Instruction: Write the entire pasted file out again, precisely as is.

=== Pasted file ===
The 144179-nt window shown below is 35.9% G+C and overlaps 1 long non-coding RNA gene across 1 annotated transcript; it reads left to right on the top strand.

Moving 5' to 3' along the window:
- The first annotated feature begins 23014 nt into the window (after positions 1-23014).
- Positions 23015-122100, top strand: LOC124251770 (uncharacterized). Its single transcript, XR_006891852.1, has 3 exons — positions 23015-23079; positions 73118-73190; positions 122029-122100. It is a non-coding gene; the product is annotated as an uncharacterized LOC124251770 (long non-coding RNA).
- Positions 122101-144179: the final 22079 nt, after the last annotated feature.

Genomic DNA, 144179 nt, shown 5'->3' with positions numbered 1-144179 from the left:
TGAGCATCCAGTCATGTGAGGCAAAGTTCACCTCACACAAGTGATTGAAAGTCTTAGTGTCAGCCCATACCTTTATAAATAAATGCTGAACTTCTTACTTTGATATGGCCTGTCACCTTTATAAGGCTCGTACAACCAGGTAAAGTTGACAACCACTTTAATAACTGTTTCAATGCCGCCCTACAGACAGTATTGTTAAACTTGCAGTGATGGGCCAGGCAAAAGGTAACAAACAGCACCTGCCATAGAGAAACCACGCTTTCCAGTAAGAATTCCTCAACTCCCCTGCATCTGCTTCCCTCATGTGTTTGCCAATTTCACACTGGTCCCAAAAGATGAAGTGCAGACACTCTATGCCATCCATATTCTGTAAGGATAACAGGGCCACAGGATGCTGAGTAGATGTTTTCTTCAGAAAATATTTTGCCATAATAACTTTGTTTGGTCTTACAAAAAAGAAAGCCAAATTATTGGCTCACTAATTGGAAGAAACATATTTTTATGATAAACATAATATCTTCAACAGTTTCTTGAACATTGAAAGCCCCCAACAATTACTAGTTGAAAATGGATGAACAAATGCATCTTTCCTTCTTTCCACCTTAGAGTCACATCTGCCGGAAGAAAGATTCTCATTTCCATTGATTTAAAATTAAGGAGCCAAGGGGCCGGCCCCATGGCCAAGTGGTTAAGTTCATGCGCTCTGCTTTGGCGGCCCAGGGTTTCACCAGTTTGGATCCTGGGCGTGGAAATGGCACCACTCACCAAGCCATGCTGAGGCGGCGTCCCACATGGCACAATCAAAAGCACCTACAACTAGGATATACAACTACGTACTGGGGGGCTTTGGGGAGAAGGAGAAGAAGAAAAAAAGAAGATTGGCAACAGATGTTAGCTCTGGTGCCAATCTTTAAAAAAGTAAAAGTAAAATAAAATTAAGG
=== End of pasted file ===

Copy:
The 144179-nt window shown below is 35.9% G+C and overlaps 1 long non-coding RNA gene across 1 annotated transcript; it reads left to right on the top strand.

Moving 5' to 3' along the window:
- The first annotated feature begins 23014 nt into the window (after positions 1-23014).
- Positions 23015-122100, top strand: LOC124251770 (uncharacterized). Its single transcript, XR_006891852.1, has 3 exons — positions 23015-23079; positions 73118-73190; positions 122029-122100. It is a non-coding gene; the product is annotated as an uncharacterized LOC124251770 (long non-coding RNA).
- Positions 122101-144179: the final 22079 nt, after the last annotated feature.

Genomic DNA, 144179 nt, shown 5'->3' with positions numbered 1-144179 from the left:
TGAGCATCCAGTCATGTGAGGCAAAGTTCACCTCACACAAGTGATTGAAAGTCTTAGTGTCAGCCCATACCTTTATAAATAAATGCTGAACTTCTTACTTTGATATGGCCTGTCACCTTTATAAGGCTCGTACAACCAGGTAAAGTTGACAACCACTTTAATAACTGTTTCAATGCCGCCCTACAGACAGTATTGTTAAACTTGCAGTGATGGGCCAGGCAAAAGGTAACAAACAGCACCTGCCATAGAGAAACCACGCTTTCCAGTAAGAATTCCTCAACTCCCCTGCATCTGCTTCCCTCATGTGTTTGCCAATTTCACACTGGTCCCAAAAGATGAAGTGCAGACACTCTATGCCATCCATATTCTGTAAGGATAACAGGGCCACAGGATGCTGAGTAGATGTTTTCTTCAGAAAATATTTTGCCATAATAACTTTGTTTGGTCTTACAAAAAAGAAAGCCAAATTATTGGCTCACTAATTGGAAGAAACATATTTTTATGATAAACATAATATCTTCAACAGTTTCTTGAACATTGAAAGCCCCCAACAATTACTAGTTGAAAATGGATGAACAAATGCATCTTTCCTTCTTTCCACCTTAGAGTCACATCTGCCGGAAGAAAGATTCTCATTTCCATTGATTTAAAATTAAGGAGCCAAGGGGCCGGCCCCATGGCCAAGTGGTTAAGTTCATGCGCTCTGCTTTGGCGGCCCAGGGTTTCACCAGTTTGGATCCTGGGCGTGGAAATGGCACCACTCACCAAGCCATGCTGAGGCGGCGTCCCACATGGCACAATCAAAAGCACCTACAACTAGGATATACAACTACGTACTGGGGGGCTTTGGGGAGAAGGAGAAGAAGAAAAAAAGAAGATTGGCAACAGATGTTAGCTCTGGTGCCAATCTTTAAAAAAGTAAAAGTAAAATAAAATTAAGG